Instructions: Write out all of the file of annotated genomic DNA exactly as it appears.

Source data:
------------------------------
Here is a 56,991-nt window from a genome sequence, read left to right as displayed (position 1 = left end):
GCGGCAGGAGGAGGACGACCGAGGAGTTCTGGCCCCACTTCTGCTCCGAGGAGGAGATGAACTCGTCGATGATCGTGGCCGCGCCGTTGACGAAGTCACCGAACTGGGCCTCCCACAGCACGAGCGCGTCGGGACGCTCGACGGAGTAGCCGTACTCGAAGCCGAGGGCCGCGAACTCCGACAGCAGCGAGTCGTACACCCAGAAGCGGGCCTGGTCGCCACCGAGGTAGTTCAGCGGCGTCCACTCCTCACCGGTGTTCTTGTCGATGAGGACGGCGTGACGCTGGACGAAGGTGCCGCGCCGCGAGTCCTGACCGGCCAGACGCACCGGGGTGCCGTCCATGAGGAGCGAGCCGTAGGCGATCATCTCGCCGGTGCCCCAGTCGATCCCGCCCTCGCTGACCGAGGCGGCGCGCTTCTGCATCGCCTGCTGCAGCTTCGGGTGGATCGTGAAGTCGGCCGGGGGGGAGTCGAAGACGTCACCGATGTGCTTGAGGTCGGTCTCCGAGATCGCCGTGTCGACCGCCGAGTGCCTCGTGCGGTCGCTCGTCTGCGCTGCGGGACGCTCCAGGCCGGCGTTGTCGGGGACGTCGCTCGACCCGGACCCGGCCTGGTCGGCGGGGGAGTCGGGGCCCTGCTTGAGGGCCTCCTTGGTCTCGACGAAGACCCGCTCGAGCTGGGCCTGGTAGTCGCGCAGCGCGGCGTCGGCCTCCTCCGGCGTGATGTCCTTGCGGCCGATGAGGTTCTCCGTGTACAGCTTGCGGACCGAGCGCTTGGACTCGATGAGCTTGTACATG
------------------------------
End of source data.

Here is a 56,991-nt window from a genome sequence, read left to right as displayed (position 1 = left end):
GCGGCAGGAGGAGGACGACCGAGGAGTTCTGGCCCCACTTCTGCTCCGAGGAGGAGATGAACTCGTCGATGATCGTGGCCGCGCCGTTGACGAAGTCACCGAACTGGGCCTCCCACAGCACGAGCGCGTCGGGACGCTCGACGGAGTAGCCGTACTCGAAGCCGAGGGCCGCGAACTCCGACAGCAGCGAGTCGTACACCCAGAAGCGGGCCTGGTCGCCACCGAGGTAGTTCAGCGGCGTCCACTCCTCACCGGTGTTCTTGTCGATGAGGACGGCGTGACGCTGGACGAAGGTGCCGCGCCGCGAGTCCTGACCGGCCAGACGCACCGGGGTGCCGTCCATGAGGAGCGAGCCGTAGGCGATCATCTCGCCGGTGCCCCAGTCGATCCCGCCCTCGCTGACCGAGGCGGCGCGCTTCTGCATCGCCTGCTGCAGCTTCGGGTGGATCGTGAAGTCGGCCGGGGGGGAGTCGAAGACGTCACCGATGTGCTTGAGGTCGGTCTCCGAGATCGCCGTGTCGACCGCCGAGTGCCTCGTGCGGTCGCTCGTCTGCGCTGCGGGACGCTCCAGGCCGGCGTTGTCGGGGACGTCGCTCGACCCGGACCCGGCCTGGTCGGCGGGGGAGTCGGGGCCCTGCTTGAGGGCCTCCTTGGTCTCGACGAAGACCCGCTCGAGCTGGGCCTGGTAGTCGCGCAGCGCGGCGTCGGCCTCCTCCGGCGTGATGTCCTTGCGGCCGATGAGGTTCTCCGTGTACAGCTTGCGGACCGAGCGCTTGGACTCGATGAGCTTGTACATG